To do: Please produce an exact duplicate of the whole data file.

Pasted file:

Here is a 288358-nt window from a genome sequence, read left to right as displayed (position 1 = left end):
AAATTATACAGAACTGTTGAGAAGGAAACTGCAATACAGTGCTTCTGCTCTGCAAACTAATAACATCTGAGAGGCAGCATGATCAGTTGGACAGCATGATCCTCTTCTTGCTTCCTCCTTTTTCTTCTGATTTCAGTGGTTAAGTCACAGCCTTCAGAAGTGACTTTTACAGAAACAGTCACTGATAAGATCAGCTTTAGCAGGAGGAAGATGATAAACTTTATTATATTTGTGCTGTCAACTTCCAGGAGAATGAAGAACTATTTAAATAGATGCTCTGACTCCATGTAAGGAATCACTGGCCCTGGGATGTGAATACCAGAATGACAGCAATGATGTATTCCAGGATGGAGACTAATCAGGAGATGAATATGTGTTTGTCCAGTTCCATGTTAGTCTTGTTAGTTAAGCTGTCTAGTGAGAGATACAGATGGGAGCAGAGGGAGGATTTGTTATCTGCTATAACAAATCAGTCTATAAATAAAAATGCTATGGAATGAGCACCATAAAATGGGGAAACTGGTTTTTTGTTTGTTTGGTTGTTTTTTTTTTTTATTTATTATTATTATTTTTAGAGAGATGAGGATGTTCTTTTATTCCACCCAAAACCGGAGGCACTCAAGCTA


Here is a 288358-nt window from a genome sequence, read left to right as displayed (position 1 = left end):
AAATTATACAGAACTGTTGAGAAGGAAACTGCAATACAGTGCTTCTGCTCTGCAAACTAATAACATCTGAGAGGCAGCATGATCAGTTGGACAGCATGATCCTCTTCTTGCTTCCTCCTTTTTCTTCTGATTTCAGTGGTTAAGTCACAGCCTTCAGAAGTGACTTTTACAGAAACAGTCACTGATAAGATCAGCTTTAGCAGGAGGAAGATGATAAACTTTATTATATTTGTGCTGTCAACTTCCAGGAGAATGAAGAACTATTTAAATAGATGCTCTGACTCCATGTAAGGAATCACTGGCCCTGGGATGTGAATACCAGAATGACAGCAATGATGTATTCCAGGATGGAGACTAATCAGGAGATGAATATGTGTTTGTCCAGTTCCATGTTAGTCTTGTTAGTTAAGCTGTCTAGTGAGAGATACAGATGGGAGCAGAGGGAGGATTTGTTATCTGCTATAACAAATCAGTCTATAAATAAAAATGCTATGGAATGAGCACCATAAAATGGGGAAACTGGTTTTTTGTTTGTTTGGTTGTTTTTTTTTTTTATTTATTATTATTATTTTTAGAGAGATGAGGATGTTCTTTTATTCCACCCAAAACCGGAGGCACTCAAGCTA